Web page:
Players then take control of Fay as she ‘re-enacts’ her story in telling it to Bent. This method of non-linear storytelling takes up the majority of the game’s first half (only popping back to the present day for a brief stint), which allows for some funny moments as Bent intercuts the story to question some of your decisions, either for humour or to nudge you in the right direction. As you soon learn, Fay originally landed in San Francisco, but it too was already in shambles. Upon realising that there’s been a miscalculation, she tries to regroup with the rest of her teammates in order to move further back in time.
Fay convincing Bent of Earth’s plight is really just the launch point for the remaining adventure. Once united, the real challenges begin. The ultimate aim is to convince the powers-that-be that Bent’s algae is the only solution, but everywhere they go the pair encounters resistance, from Bent’s former research station to an ecological summit to a power plant in the Brazilian jungle. At first it seems a little ingenuity may be enough to win the day, but proceedings become much more complicated when some shady deals start to become exposed, calling for more drastic measures. Each major location is made up of many different scenes that take a fair while to explore, doled out at a pace that has that ‘just another one’ feeling, especially in the last half of the game as the intensity ramps up and the characters and their relationships develop.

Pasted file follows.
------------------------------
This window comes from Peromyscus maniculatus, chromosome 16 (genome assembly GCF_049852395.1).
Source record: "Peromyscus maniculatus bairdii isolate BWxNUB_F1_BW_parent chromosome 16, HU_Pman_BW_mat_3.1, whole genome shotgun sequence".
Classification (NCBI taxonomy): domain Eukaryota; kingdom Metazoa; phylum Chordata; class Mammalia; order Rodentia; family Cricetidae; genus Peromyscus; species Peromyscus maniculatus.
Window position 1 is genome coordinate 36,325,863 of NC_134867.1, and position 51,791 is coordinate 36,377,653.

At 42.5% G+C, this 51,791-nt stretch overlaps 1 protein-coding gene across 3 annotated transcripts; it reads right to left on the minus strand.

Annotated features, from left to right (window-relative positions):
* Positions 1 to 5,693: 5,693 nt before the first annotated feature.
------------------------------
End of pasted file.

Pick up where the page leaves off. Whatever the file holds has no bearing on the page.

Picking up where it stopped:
There’s a strong cast of characters as you venture through A New Beginning. Fay is a determined, strong-minded woman who is always trying to do the best thing, while Bent is a cynical and weary man. These two play off each other to great effect, and I found myself rooting for both of them in different ways: Fay in her desperate eco-quest and Bent in rebuilding a bond with his estranged son Duve. Then there’s Salvador, Fay’s commander and a rough man willing to stop at nothing to save humanity. His intentions are sound, but his demeanour is harsh and the path he takes in order to get there is questionable. Despite only making brief appearances, other people like the fanatical technician who is overly protective of his car and the odd survivor in 2050 who invites you to meet his invisible friends all make an impression, a testament to the diversity of personalities offered here. Everyone feels very real, very human, which makes them all the more believable and relatable.